Product review – Freestyle Audio Soundwave MP3 player

Welcome to my review of the Freestyle Audio Soundwave sports MP3 player. The Soundwave differs from most other MP3 device on the market by offering a water and shockproof player.

In this day and age, it is hard to develop an MP3 player that actually does something no other players can offer.

The Soundwave has 2GB of flash memory and comes complete with waterproof headphones, an armband and a “floater” for keeping the player from sinking to the bottom of the ocean, should it fall overboard.

The player has a tiny OLED display which is surprisingly bright. The main portion of the screen is blue, and the equalizer line is yellow. Under the display are 5 rubber buttons for controlling the various features of the player.Because these buttons need to keep water from entering the device, they are actually quite hard to press. The controls bring me to the most disappointing part of the player; controlling this thing is harder than it should be. The basics like skipping tracks work just fine, but controlling the volume or selecting a playlist is actually quite annoying.

The Soundwave MP3 player has an internal battery pack rated for up to 30 hours of playback time and charges using the included USB cable.

Adding music to the Soundwave is as simple as “drag and drop”, so you are not required to use a dedicated media program to transfer songs. The player also supports the Windows Media Player method of transferring files.

Freestyle even provide some basic iTunes support, and they show how to convert and transfer Apple AAC files to the player. Music purchased in the iTunes store will not work on the player and will have to be copied to an audio CD and imported in order to remove the protection.

In addition to regular MP3 files, the Soundwave also supports WMA files and subscription based WMA music.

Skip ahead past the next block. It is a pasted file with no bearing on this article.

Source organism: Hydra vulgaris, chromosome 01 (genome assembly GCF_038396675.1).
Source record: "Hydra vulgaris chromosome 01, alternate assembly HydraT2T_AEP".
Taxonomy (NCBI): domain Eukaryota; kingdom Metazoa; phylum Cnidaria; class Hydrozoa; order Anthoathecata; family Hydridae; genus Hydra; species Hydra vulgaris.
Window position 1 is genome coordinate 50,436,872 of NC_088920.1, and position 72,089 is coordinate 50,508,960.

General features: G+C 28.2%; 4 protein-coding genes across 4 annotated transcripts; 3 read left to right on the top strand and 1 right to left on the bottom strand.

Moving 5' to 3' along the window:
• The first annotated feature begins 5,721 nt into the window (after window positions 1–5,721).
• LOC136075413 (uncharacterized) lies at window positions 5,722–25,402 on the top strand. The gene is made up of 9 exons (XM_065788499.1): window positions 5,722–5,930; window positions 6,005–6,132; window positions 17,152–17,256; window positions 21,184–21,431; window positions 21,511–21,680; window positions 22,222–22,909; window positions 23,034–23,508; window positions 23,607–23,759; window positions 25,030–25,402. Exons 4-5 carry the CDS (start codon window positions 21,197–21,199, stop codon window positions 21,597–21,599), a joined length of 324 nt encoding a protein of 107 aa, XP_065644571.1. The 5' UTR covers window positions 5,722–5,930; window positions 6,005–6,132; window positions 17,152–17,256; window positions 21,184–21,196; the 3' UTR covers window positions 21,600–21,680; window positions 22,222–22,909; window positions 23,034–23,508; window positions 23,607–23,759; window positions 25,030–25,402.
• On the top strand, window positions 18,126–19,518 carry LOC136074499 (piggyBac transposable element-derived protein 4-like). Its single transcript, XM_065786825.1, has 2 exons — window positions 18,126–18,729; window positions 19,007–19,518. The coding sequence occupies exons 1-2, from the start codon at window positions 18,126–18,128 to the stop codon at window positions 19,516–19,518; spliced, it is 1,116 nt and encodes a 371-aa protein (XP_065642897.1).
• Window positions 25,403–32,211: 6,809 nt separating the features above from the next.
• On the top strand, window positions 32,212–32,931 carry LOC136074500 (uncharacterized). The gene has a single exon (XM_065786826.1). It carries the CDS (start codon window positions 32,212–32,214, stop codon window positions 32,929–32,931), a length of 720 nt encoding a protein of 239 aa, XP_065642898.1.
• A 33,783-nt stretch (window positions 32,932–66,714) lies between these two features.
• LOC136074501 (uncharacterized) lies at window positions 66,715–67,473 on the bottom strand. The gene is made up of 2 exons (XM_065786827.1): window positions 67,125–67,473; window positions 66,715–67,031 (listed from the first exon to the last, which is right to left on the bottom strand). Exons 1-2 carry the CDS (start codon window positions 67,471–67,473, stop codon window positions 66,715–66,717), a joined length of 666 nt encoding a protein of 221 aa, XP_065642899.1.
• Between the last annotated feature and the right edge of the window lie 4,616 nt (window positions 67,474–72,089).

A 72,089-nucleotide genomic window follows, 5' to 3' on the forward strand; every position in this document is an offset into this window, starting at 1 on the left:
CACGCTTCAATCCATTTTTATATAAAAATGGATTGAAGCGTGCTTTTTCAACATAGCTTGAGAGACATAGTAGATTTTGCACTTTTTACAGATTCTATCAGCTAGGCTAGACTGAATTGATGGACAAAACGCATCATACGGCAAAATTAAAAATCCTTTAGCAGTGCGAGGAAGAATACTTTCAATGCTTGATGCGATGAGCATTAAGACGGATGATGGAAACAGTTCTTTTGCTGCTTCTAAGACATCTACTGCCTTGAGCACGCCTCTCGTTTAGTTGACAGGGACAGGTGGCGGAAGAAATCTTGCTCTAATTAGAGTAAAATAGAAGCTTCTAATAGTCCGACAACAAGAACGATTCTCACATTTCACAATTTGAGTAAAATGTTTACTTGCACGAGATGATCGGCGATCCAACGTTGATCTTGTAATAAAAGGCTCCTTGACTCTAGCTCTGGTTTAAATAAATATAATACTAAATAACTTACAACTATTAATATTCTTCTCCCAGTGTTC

The Soundwave is not the prettiest player, nor does it have the best interface, but if you often find yourself in need of music in places where a normal MP3 player would not last too long, then the Soundwave is going to be one of your only options.

It is waterproof enough to use for swimming laps, and the included waterproof headphones sound surprisingly good underwater. My test involved sticking my head underwater in the bathtub, which shows how dedicated I am at delivering reliable reviews!

The Freestyle Audio Soundwave costs $89.99 directly from the manufacturer, or as low as $63.80 from

Product review – OtterBox gear protection cases

In this product review I’m going to introduce you to OtterBox. OtterBox has been producing cases for gadgets for quite some time, and I remember purchasing my first OtterBox case back in Europe almost 10 years ago. Their products are different from most cases you are used to, because they provide a level of protection that goes way beyond just keeping some minor scratches off your precious gadget.

The OtterBox lineup consists of several levels of protection, varying from basic scratch and bump protection, all the way up to full waterproof protection, with enough strength to survive a drop on a concrete floor. All OtterBox cases come with a no hassle lifetime warranty.

To help introduce you to their cases, I’ll give you a closer look at three different styles of OtterBox case, each with a different level of protection. First up will be an OtterBox defender series case for the iPod Nano, second is an OtterBox Defender case for the Blackberry Curve, and finally I’ll show you my 160GB iPod Classic underwater in the sink in an OtterBox Armor case.